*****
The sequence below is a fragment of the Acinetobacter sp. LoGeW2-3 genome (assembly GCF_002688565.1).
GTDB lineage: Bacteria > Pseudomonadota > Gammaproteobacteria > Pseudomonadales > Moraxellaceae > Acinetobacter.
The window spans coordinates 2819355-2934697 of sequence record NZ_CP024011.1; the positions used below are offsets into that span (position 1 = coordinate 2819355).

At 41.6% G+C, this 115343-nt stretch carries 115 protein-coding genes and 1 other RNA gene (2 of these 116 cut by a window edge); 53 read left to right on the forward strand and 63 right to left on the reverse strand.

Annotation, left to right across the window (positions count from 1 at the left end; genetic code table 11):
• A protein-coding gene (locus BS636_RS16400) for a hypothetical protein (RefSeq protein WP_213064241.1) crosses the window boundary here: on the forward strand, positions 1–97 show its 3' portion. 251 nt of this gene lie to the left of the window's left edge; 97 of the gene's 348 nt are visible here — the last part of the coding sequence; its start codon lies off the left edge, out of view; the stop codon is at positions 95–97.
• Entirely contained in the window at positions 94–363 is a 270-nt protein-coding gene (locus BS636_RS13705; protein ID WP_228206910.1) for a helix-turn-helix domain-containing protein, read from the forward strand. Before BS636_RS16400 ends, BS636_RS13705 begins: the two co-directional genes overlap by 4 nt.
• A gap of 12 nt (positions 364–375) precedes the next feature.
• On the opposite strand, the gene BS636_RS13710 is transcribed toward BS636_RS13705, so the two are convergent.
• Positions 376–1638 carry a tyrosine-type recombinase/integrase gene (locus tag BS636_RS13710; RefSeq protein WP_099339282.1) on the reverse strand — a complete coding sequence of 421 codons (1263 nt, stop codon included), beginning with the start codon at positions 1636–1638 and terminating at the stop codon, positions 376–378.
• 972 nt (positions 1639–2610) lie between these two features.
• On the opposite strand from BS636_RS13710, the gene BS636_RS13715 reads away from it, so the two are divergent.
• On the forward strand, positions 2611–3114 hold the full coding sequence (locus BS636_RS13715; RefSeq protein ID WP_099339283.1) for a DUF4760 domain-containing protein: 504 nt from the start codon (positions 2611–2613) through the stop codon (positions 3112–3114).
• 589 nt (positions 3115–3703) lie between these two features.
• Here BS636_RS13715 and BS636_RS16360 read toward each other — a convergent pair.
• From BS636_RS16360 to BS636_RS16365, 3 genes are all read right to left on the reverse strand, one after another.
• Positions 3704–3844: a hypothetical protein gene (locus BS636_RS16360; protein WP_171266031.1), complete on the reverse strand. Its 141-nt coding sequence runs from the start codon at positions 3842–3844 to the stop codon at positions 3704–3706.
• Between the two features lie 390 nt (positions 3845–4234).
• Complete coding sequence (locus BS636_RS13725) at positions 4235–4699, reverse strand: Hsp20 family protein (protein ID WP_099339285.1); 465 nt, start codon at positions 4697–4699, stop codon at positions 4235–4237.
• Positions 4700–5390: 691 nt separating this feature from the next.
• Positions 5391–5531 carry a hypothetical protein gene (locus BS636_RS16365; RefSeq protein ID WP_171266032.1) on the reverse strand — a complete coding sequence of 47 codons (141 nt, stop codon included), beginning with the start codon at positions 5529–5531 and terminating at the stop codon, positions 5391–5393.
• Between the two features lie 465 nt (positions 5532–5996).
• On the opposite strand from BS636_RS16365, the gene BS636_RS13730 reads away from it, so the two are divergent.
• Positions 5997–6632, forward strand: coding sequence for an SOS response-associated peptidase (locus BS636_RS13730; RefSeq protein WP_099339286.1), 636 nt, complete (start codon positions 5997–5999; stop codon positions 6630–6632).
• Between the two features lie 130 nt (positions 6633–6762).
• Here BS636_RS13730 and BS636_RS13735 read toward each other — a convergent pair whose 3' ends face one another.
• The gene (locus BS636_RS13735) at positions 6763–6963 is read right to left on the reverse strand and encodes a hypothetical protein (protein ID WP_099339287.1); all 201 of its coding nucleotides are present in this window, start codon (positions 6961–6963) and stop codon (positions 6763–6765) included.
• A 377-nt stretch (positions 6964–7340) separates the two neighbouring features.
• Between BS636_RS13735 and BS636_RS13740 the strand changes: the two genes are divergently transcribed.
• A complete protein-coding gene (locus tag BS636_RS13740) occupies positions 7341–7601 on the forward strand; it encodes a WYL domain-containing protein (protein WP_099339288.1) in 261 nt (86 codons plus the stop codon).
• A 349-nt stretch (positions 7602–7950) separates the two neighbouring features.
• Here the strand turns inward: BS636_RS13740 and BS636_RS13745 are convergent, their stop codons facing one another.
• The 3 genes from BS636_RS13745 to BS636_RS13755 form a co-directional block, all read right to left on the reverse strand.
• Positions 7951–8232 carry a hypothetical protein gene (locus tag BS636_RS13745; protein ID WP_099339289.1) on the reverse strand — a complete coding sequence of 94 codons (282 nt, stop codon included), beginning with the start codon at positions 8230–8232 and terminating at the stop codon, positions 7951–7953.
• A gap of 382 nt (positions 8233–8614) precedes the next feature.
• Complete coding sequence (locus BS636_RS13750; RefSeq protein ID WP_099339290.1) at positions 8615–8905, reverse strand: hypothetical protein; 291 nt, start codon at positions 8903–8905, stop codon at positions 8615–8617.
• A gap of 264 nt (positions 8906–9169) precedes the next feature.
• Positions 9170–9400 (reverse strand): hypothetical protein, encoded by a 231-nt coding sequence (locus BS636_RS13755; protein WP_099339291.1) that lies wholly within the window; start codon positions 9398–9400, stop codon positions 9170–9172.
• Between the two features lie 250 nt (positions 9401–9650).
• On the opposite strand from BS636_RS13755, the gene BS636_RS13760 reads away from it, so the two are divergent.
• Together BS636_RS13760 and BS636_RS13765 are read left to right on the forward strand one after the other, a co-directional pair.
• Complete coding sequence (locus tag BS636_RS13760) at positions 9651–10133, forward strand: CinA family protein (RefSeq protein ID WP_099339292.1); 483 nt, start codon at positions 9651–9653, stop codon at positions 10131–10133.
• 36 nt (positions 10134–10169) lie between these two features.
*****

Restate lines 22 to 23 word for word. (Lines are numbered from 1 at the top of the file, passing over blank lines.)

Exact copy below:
• Between the two features lie 465 nt (positions 5532–5996).
• On the opposite strand from BS636_RS16365, the gene BS636_RS13730 reads away from it, so the two are divergent.